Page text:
If you're ready to sell your home, you may wonder if the time is right. Timing is truly everything when you’re selling a home. If you have some flexibility, it might be a good idea to wait to sell your home. Even with time constraints, there are a few strategies to employ that can help you find the sweet spot in your time frame.
The Month Matters
It’s widely accepted in the real estate community that the best time to sell a home is in the spring. Since people want to get moved in over the summertime, May could be the best month of the year to put your home on the market.
Springtime offers favorable weather conditions in most places. The good weather means that it’s easy for buyers to get to open houses. Homes will also look more attractive with green grass and flowers blooming. Parents also want to get their kids settled into a new home and new neighborhood over the summer months before they start a new school.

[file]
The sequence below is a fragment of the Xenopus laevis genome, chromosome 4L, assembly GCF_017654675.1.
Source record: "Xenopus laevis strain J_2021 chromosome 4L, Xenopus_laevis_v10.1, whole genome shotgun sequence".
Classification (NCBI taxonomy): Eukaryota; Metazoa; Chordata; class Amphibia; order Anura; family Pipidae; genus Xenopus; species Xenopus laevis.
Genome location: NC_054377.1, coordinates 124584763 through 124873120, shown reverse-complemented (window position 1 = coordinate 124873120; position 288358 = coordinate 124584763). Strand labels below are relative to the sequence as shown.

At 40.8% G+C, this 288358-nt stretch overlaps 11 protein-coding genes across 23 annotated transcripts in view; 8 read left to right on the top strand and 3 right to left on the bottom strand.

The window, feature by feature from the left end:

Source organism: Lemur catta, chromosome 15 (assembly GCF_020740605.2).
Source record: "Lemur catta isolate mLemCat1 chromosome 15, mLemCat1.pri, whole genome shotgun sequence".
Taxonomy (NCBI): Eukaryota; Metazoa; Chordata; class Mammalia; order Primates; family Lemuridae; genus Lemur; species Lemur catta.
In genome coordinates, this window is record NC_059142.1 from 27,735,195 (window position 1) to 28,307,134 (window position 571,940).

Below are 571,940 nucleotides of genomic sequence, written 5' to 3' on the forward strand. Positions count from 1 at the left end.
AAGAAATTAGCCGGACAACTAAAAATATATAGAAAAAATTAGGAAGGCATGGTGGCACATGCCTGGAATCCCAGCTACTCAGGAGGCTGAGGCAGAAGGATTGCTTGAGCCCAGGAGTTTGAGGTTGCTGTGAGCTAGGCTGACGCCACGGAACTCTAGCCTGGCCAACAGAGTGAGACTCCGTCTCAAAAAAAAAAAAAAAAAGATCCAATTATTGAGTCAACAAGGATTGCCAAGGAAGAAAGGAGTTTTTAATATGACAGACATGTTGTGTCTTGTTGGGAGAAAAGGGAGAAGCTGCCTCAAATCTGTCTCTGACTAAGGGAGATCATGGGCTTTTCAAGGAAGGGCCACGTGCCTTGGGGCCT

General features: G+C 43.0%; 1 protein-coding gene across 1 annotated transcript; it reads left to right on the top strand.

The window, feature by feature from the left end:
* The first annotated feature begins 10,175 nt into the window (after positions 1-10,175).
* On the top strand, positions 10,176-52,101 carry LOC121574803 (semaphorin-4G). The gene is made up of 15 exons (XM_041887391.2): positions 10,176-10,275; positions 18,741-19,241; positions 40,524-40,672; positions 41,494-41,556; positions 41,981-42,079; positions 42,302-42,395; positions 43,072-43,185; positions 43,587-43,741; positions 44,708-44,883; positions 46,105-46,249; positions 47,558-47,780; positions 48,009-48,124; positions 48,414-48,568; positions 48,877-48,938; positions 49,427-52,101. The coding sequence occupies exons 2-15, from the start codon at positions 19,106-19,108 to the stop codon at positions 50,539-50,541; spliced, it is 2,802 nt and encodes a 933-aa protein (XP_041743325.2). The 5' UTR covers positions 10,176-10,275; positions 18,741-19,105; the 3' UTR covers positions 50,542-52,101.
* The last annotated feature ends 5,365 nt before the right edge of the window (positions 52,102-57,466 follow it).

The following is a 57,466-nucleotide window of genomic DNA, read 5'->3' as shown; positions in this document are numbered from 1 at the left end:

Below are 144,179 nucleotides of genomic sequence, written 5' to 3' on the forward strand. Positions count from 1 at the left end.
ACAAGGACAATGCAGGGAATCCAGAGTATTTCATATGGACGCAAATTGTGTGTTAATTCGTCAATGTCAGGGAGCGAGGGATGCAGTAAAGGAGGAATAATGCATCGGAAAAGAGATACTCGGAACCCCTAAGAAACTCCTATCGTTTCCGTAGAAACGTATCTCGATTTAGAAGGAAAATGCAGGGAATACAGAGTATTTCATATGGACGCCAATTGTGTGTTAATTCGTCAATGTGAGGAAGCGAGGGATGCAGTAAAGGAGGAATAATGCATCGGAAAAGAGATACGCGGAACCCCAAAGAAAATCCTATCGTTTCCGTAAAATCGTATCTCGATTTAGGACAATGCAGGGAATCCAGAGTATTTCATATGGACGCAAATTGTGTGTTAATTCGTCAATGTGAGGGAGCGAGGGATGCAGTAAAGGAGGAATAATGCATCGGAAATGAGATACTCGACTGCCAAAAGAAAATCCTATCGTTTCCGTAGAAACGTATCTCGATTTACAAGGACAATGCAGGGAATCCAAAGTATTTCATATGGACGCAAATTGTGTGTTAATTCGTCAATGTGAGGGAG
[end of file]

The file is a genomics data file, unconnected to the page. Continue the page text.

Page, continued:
The favorable conditions along with the urgency of springtime buyers translate into more competition which equates to a better price tag for your home because buyers are willing to pay more due to the anxiety of wanting to find a place.
The Day Of The Week Matters
Most buyers start looking for homes when they have free time which is generally on the weekend. That means the end of the week- preferably a Thursday- is a good day to pick to list your home. Homes that were listed earlier in the week will be farther down on the search page. Buyers will be more likely to see your listing first the later in the week that it’s listed.
Consider Your Needs